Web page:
In December 1968, George Merritt Jr. was convicted of participating in the killing of police officer John V. Gleason in Union County, New Jersey. Merritt’s conviction was reversed and the indictment against him was dismissed in 1980. This reversal occurred after Merritt’s attorneys obtained previously suppressed evidence showing that the witness who implicated Merritt had significantly changed his story since the time of the crime and had not originally implicated Merritt.
The killing of 39-year-old Officer Gleason occurred in Plainsfield, New Jersey, an area which had been experiencing significant racial rioting in 1967. Gleason, a white police officer, was attempting to arrest Bobby Lee Williams, a black man, on July 16, 1967. Some sort of action by Williams led Gleason to fire at and badly wound him. This shooting caused a mob to gather around Gleason and Williams and beat Gleason to death.
Eleven of the individuals who were arrested for their involvement in the killing of Gleason were tried together. One of the eleven defendants was 24-year-old George Merritt Jr., a black man who was alleged to have struck Gleason with a meat cleaver. Donald Frazier, who had witnessed the beating of Gleason, implicated Merritt in the crime. Frazier had identified Merritt and Donald Jones as two of the perpetrators. However, at trial, Frazier misidentified a different defendant – James Toland – as Donald Jones.
Another prospective witness for the state – Meredith Matthews – was examined by the court while the jury was sequestered. Matthews had signed a statement saying he had witnessed Gleason’s beating. However, it was revealed that Matthews had been in Somerset County Jail on the day of the murder and could not have been a witness. Matthews said he had signed a statement given to him by police because they had promised to let him go free if he signed it.
During the trial, Merritt took the stand. He admitted that he had walked past the scene of the crime at the time when Gleason shot Williams, but said that he was en route to his brother’s apartment at the time and had not stopped. He testified that he had continued walking to his brother’s apartment and had been on the phone with his mother at the time Gleason was beaten. His mother took the stand to corroborate his story. Nonetheless, Merritt was convicted by the jury on December 23, 1968 and sentenced to life in prison. Of those arrested, only one other person was convicted – a 21-year-old woman named Gail Madden. The twelve-person jury was composed of a group that included just one black juror.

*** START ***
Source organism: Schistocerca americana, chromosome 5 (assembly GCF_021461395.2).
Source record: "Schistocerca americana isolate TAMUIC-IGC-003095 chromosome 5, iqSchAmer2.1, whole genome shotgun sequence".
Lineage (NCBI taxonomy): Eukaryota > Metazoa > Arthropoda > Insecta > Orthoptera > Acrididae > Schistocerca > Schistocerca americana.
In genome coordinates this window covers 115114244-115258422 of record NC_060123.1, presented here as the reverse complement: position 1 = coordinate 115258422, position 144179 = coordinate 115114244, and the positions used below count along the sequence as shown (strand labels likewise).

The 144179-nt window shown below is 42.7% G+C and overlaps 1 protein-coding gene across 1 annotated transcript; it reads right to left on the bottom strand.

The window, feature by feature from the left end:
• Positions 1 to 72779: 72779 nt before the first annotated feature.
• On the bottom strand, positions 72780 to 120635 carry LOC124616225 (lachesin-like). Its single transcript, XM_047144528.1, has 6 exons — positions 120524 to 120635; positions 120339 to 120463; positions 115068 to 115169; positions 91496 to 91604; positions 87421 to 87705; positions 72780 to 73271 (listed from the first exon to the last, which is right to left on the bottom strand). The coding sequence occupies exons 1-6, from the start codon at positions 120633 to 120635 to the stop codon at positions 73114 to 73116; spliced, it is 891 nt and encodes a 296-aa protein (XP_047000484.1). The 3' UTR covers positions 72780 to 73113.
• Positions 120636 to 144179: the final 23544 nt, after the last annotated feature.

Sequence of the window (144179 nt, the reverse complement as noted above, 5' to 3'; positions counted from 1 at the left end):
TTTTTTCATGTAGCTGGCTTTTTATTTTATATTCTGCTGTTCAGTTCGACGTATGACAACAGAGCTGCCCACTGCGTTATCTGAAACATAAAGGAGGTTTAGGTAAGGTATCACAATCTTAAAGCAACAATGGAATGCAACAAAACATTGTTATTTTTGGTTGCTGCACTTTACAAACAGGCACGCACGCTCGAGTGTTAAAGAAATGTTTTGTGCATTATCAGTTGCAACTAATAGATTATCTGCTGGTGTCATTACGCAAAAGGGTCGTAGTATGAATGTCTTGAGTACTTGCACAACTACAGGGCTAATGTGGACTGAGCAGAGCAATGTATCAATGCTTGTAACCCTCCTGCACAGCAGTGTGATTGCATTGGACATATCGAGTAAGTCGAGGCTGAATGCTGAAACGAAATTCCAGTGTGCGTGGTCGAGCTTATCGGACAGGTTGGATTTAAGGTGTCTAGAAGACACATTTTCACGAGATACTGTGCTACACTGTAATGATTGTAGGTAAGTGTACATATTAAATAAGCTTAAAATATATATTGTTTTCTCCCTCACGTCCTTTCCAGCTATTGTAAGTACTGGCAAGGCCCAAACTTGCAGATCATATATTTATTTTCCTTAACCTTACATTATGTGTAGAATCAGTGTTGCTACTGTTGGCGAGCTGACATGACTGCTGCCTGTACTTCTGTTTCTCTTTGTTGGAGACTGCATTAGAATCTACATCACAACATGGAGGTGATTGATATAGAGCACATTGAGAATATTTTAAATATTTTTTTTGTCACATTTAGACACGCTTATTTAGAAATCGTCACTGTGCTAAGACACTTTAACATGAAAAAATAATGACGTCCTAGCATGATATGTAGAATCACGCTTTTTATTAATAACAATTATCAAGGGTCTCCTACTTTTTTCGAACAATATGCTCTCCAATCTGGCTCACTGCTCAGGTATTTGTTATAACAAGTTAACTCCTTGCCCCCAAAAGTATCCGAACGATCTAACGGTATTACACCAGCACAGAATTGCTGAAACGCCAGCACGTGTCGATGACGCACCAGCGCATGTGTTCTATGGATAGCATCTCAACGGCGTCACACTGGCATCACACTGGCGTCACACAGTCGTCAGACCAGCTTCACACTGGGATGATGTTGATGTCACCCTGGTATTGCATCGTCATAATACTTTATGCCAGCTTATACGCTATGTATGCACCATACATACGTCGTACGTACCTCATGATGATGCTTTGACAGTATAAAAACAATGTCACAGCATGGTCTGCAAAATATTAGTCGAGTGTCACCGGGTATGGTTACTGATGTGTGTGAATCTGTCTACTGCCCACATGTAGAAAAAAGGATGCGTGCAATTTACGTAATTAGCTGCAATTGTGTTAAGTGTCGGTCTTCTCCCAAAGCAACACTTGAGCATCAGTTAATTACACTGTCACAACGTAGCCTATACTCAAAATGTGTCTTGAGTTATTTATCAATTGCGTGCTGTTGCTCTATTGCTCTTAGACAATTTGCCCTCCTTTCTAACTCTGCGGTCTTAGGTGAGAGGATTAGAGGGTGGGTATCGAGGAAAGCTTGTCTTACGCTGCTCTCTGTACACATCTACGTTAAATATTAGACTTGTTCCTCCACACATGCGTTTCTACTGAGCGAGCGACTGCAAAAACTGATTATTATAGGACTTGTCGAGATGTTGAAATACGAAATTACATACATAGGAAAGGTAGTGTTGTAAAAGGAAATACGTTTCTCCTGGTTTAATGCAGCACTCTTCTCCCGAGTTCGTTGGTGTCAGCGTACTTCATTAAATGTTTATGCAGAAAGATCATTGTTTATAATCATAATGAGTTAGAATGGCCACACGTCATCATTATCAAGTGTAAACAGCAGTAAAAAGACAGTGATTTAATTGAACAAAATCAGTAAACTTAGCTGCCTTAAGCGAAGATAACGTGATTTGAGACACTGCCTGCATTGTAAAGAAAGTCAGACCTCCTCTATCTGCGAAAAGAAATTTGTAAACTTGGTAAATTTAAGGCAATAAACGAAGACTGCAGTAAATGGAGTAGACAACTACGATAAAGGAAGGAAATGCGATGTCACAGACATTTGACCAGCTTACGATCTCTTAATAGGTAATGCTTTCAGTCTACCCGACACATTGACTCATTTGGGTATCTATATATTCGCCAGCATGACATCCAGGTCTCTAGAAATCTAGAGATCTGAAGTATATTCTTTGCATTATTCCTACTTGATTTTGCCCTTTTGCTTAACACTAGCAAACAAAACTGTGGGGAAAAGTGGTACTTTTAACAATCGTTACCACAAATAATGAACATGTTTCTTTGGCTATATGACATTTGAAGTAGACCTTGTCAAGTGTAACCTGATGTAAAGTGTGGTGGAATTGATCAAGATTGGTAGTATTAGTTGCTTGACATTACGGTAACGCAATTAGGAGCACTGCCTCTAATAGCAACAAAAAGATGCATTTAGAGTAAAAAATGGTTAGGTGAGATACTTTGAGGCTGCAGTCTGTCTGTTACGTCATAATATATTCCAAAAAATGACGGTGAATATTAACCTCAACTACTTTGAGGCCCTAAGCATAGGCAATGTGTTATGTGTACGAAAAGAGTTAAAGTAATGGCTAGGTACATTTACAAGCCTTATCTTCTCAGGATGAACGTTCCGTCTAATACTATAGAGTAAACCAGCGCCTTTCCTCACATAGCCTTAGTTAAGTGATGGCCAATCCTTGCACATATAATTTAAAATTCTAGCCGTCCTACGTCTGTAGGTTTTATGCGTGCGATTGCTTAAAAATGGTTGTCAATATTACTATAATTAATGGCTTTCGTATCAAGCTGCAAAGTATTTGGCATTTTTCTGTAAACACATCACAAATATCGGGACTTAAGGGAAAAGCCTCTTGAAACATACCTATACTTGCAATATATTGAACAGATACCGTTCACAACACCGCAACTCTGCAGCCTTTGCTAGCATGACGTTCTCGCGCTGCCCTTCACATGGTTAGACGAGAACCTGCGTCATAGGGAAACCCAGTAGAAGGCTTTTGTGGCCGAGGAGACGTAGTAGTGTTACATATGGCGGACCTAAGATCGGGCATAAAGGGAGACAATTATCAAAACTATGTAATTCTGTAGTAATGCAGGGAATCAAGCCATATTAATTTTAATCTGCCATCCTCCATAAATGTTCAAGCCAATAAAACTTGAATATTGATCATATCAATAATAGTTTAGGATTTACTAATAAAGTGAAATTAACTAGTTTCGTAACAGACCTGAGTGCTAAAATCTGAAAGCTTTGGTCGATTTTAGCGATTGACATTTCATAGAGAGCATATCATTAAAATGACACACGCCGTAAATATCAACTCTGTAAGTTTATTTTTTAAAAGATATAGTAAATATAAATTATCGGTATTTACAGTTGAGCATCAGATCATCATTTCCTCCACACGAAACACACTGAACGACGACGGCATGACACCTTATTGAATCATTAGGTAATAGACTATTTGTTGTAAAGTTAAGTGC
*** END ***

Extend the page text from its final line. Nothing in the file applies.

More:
Merritt began serving his sentence at Trenton State Prison. However, a failure in the jury instructions at their trial led to the reversal of Merritt’s and Madden’s convictions in June 1971. This reversal was then appealed to the Supreme Court of New Jersey, which confirmed the reversal on July 26, 1972. Both Merritt and Madden were freed on bail until their retrial. In February 1974, the two were retried. Both were convicted and again sentenced to life in prison.
In October 1976, Merritt’s second conviction was reversed because of an evidentiary error that had occurred in his second trial. Madden’s conviction was not reversed because it was not impacted by this error. Merritt was tried for the third time in September 1977 and was convicted again.
In Merritt’s 1977 trial, the prosecutor opened by saying “Now the state rests its case, its proofs against George Merritt on the testimony which you will hear from Donald Frazier. You will not hear anyone else identify this defendant as having participated in that killing.” Following this 1977 conviction, Merritt’s attorneys sought and eventually obtained – for the first time – the original report taken from witness Donald Frazier shortly after Gleason’s death. In this previously undisclosed initial report, Frazier substantially contradicted the story he later told at all three of Merritt’s trials. In this initial report, Frazier described the people involved in Gleason’s beating as a group of “strangers.”
Based on this new evidence calling into question the credibility and reliability of Donald Frazier and his testimony, Federal District Court Judge H. Curtis Meanor reversed Merritt’s third conviction on February 20, 1980. Merritt was then released on bail until the state decided whether or not to retry him for the fourth time. On April 25, 1980, the state dismissed the indictment against Merritt – nearly thirteen years after his arrest.
- Meghan Barrett Cousino
The National Registry of Exonerations is a project of the Newkirk Center for Science & Society at University of California Irvine, the University of Michigan Law School and Michigan State University College of Law. It was founded in 2012 in conjunction with the Center on Wrongful Convictions at Northwestern University School of Law. The Registry provides detailed information about every known exoneration in the United States since 1989—cases in which a person was wrongly convicted of a crime and later cleared of all the charges based on new evidence of innocence. The Registry also maintains a more limited database of known exonerations prior to 1989.
We welcome new information from any source about exonerations already on our list and about cases not in the Registry that might be exonerations.